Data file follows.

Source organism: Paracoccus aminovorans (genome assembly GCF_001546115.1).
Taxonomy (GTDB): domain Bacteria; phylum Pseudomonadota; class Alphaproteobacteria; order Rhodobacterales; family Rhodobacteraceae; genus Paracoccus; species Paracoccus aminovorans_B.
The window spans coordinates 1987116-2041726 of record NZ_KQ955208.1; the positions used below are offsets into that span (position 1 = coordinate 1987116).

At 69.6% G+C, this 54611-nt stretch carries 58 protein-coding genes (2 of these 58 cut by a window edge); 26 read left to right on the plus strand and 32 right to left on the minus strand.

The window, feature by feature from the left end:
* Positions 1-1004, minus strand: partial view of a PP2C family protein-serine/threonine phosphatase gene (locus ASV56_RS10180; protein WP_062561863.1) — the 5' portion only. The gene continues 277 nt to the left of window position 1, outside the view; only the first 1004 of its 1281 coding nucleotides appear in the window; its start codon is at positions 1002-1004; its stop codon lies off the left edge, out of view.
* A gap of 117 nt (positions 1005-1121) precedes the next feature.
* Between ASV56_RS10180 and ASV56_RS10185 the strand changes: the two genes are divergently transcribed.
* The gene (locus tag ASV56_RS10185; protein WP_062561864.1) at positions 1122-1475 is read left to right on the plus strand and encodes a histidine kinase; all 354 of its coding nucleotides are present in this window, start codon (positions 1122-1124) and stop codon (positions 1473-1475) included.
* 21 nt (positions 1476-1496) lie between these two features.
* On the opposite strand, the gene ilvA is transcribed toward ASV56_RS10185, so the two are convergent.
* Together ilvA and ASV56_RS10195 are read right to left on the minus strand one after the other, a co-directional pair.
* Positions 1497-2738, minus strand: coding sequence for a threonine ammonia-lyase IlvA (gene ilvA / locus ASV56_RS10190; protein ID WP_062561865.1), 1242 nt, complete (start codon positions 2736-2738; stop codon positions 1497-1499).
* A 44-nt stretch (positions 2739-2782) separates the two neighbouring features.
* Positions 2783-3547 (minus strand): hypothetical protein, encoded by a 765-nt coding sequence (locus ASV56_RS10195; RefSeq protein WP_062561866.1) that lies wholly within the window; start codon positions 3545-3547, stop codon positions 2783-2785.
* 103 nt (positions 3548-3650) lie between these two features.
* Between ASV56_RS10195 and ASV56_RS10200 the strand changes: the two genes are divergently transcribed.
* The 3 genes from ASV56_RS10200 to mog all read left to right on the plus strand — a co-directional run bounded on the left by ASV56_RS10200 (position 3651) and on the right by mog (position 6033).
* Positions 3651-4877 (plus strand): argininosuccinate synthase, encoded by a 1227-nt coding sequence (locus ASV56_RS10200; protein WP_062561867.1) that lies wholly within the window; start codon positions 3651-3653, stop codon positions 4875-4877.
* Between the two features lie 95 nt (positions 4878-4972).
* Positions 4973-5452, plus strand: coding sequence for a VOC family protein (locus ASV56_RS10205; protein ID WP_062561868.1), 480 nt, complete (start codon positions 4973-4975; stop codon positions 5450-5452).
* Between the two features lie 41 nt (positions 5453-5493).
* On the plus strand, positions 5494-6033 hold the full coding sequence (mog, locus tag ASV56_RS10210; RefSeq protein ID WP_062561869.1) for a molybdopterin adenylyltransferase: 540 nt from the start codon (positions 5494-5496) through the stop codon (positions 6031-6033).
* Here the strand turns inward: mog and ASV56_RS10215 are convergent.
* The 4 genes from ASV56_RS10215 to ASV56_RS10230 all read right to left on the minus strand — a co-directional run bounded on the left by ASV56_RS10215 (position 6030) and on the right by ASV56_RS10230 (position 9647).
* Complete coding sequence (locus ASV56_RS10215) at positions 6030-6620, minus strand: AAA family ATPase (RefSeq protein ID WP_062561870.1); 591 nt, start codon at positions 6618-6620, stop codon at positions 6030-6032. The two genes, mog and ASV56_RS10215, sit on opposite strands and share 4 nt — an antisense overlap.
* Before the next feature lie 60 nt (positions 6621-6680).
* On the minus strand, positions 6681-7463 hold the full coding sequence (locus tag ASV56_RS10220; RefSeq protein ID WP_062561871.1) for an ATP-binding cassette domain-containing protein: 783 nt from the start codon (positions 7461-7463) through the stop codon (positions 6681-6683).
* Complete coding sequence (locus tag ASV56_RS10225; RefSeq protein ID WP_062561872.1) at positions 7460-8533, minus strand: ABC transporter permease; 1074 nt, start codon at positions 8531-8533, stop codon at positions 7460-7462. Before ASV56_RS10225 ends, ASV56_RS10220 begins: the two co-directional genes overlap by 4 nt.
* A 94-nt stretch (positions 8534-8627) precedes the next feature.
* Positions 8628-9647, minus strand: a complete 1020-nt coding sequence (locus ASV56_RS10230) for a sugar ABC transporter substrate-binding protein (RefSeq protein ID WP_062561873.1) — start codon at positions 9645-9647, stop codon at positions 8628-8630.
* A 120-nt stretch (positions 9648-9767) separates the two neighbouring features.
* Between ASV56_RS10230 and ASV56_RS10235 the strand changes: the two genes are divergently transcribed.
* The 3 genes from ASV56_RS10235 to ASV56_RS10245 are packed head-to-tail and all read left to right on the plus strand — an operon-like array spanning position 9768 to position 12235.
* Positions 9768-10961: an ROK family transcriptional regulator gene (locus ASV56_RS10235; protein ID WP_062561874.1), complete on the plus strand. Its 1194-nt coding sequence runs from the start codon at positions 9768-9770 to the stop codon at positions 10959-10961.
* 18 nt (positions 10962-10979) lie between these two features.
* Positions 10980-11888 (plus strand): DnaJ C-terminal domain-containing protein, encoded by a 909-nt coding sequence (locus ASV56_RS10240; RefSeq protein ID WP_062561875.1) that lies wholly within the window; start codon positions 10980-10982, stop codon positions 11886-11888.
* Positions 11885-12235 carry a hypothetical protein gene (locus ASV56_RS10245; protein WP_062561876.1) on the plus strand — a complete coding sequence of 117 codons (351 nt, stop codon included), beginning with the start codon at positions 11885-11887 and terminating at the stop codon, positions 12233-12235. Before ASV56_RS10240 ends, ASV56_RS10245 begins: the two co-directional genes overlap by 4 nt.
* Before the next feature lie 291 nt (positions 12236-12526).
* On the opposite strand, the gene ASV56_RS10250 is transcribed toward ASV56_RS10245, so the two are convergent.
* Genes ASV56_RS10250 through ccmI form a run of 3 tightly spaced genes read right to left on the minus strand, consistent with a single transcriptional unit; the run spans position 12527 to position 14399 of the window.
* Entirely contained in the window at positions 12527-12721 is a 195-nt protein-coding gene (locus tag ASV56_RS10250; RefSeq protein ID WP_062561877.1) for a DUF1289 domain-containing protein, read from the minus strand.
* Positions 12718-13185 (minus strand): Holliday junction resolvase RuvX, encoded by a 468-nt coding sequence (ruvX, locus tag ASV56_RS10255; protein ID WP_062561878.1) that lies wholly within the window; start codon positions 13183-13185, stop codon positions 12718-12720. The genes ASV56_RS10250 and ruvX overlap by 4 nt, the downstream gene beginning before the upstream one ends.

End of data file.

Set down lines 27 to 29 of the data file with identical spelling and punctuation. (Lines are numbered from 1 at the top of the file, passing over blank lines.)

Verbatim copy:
* Before the next feature lie 60 nt (positions 6621-6680).
* On the minus strand, positions 6681-7463 hold the full coding sequence (locus tag ASV56_RS10220; RefSeq protein ID WP_062561871.1) for an ATP-binding cassette domain-containing protein: 783 nt from the start codon (positions 7461-7463) through the stop codon (positions 6681-6683).
* Complete coding sequence (locus tag ASV56_RS10225; RefSeq protein ID WP_062561872.1) at positions 7460-8533, minus strand: ABC transporter permease; 1074 nt, start codon at positions 8531-8533, stop codon at positions 7460-7462. Before ASV56_RS10225 ends, ASV56_RS10220 begins: the two co-directional genes overlap by 4 nt.